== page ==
WSJ: Custom-Fit Treatments for Prostate Cancer
Good news for all ye men over 50!
WSJ: Medical scientists are working to develop strategies for treating prostate tumors that are tailored to individual patients, as is currently done for many women with breast cancer. Fresh advances in the understanding of prostate cancer suggest that some men with a high-risk form of the disease might benefit from more aggressive treatment.
67 years-old – The average age of prostate cancer diagnosis. The chance of having it rises rapidly after age 50.
1 in 36 – men will die of prostate cancer, the second leading cause of cancer death in American men, behind lung cancer.
Other men may benefit from less treatment. For instance, radiation plus hormone therapy, also called androgen-deprivation therapy, is a common strategy to kill prostate tumors. But a recent study from researchers at Memorial Sloan-Kettering Cancer Center suggests that analyzing a tumor’s DNA may identify patients who would do just as well with radiation alone. If borne out in further research, some men may be able to skip hormone therapy, avoiding side effects that include loss of libido and heart disease.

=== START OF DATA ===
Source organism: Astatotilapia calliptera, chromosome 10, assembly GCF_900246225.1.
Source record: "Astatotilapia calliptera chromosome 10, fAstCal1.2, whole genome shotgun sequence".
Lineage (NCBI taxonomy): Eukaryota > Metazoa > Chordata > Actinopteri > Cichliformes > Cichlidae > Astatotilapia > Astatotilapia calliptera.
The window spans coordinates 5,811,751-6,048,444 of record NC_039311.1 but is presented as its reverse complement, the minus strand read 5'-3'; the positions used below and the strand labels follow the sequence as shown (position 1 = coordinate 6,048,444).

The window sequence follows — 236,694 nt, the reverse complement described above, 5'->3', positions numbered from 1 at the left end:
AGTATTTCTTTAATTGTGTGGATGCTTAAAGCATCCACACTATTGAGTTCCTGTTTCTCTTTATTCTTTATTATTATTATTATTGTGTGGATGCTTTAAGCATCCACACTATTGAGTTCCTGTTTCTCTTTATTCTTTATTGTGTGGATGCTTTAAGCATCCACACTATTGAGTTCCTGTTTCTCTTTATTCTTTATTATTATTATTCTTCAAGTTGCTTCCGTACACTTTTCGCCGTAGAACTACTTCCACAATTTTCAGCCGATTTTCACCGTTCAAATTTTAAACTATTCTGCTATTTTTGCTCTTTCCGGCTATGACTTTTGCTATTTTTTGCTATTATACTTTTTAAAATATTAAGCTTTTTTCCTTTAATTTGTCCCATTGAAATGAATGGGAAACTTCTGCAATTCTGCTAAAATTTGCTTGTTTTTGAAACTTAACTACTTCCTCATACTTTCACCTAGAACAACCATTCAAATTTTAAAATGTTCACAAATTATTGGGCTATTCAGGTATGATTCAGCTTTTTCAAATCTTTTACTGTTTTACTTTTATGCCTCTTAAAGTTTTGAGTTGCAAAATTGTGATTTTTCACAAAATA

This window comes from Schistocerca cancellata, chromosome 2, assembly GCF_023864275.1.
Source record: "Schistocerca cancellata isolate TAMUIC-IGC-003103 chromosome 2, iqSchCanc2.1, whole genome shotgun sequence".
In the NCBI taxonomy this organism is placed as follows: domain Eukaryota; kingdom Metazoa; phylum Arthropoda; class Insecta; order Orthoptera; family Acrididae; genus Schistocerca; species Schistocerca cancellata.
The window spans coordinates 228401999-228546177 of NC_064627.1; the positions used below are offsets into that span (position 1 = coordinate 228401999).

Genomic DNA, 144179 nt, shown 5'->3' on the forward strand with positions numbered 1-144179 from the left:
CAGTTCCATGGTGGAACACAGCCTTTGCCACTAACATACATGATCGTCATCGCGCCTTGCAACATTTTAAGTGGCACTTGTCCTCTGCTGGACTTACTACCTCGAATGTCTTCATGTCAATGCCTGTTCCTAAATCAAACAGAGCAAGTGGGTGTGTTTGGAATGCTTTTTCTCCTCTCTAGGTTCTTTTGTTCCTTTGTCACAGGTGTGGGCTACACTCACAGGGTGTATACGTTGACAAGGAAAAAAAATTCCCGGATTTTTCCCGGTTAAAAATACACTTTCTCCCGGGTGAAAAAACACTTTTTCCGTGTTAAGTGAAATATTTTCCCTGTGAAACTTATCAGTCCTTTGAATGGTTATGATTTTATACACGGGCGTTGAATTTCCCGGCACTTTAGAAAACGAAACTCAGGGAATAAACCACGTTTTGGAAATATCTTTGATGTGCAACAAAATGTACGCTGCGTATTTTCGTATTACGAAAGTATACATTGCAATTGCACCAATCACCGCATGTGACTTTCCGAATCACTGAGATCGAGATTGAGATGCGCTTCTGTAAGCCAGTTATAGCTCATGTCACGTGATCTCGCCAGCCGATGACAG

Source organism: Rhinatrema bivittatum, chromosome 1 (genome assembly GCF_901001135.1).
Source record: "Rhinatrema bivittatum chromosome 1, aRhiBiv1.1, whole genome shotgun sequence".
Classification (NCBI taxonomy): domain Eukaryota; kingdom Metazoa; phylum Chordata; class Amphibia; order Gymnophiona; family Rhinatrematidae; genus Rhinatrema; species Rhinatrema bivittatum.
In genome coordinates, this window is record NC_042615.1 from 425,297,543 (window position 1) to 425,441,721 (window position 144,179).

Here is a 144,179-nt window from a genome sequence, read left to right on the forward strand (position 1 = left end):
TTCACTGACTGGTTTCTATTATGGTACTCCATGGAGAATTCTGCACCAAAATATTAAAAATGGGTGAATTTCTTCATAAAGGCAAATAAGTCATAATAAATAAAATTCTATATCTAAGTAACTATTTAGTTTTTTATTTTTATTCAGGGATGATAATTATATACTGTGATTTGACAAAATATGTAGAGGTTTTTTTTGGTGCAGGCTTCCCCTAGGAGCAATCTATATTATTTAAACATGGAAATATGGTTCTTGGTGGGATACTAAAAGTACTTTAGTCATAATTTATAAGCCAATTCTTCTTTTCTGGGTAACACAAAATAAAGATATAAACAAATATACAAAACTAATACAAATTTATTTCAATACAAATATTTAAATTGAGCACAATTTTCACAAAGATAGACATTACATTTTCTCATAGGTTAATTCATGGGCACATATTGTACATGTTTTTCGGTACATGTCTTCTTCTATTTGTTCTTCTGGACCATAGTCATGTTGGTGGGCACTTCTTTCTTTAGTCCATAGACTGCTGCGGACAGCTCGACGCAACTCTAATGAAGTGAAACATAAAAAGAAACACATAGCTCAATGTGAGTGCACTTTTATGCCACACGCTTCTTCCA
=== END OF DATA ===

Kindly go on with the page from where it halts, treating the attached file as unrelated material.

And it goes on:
The developments come amid changes in the way many types of cancer are identified and treated. The changes are being driven in part by the use of genomic information that defines tumors by their underlying biology and provides clues about drivers of the disease not available by conventional exams.
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